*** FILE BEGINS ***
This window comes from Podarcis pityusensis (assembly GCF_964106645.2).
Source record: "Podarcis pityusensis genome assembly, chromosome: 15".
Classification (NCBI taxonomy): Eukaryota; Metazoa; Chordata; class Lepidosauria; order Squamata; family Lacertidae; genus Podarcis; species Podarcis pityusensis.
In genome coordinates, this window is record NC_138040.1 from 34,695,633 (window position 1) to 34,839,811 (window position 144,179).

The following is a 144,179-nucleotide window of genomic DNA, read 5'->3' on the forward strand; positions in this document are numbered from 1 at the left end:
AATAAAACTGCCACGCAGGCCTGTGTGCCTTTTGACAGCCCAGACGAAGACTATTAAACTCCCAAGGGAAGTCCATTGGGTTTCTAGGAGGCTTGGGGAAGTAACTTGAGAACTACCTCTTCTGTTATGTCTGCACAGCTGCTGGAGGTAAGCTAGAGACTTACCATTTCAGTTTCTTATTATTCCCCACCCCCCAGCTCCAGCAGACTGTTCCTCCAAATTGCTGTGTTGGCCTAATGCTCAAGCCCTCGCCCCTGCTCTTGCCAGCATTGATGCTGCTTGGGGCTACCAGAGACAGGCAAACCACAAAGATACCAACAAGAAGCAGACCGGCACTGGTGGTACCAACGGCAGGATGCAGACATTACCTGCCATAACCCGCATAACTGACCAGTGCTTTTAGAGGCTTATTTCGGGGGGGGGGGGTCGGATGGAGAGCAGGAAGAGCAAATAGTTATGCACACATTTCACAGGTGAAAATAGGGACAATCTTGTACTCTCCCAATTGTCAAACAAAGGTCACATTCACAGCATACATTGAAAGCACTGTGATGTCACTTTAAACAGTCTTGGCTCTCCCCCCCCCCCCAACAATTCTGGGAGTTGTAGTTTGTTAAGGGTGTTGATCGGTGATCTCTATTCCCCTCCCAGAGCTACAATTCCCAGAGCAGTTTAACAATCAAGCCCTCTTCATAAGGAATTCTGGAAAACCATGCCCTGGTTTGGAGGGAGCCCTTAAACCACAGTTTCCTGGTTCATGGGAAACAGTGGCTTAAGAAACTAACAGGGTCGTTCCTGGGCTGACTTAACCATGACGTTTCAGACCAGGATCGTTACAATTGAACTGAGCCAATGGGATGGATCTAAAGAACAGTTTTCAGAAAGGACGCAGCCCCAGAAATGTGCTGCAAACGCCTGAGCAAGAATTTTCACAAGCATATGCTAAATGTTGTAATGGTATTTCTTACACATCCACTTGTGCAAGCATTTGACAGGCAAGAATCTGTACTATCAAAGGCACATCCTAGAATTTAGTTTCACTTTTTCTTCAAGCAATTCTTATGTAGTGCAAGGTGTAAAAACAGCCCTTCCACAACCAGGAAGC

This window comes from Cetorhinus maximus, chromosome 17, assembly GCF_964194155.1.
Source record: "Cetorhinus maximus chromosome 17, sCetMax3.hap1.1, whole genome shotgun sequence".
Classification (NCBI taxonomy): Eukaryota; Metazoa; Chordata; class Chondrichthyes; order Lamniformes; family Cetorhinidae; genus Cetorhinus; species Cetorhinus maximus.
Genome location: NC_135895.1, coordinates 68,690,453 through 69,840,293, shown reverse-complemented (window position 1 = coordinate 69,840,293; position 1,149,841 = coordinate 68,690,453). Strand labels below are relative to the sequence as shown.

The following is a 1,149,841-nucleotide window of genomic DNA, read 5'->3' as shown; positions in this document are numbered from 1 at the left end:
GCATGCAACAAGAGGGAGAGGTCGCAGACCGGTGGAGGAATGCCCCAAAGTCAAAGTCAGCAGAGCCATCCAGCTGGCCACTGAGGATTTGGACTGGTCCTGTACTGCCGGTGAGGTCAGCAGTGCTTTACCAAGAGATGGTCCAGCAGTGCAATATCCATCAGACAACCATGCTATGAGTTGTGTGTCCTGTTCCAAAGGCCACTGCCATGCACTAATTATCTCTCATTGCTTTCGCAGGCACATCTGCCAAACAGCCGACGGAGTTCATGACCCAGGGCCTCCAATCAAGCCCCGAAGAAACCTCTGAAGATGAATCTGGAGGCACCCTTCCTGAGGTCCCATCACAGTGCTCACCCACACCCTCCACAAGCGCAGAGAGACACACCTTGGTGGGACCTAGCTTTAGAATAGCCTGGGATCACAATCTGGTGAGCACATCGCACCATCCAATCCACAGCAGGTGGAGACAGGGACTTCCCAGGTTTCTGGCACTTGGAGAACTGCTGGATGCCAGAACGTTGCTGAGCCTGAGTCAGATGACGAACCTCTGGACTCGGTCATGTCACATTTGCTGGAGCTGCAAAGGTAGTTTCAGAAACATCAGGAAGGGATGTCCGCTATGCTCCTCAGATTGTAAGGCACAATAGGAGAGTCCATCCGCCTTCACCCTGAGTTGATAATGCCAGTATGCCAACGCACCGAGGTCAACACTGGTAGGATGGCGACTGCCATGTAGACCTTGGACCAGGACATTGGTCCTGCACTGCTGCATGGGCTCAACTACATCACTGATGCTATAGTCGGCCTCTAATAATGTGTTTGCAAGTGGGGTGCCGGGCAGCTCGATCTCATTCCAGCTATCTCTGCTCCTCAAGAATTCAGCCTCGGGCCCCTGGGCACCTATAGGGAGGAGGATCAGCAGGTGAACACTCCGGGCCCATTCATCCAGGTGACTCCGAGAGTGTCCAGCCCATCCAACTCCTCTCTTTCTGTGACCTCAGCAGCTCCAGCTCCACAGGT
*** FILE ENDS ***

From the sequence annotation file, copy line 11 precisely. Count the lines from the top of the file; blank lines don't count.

The following is a 1,149,841-nucleotide window of genomic DNA, read 5'->3' as shown; positions in this document are numbered from 1 at the left end: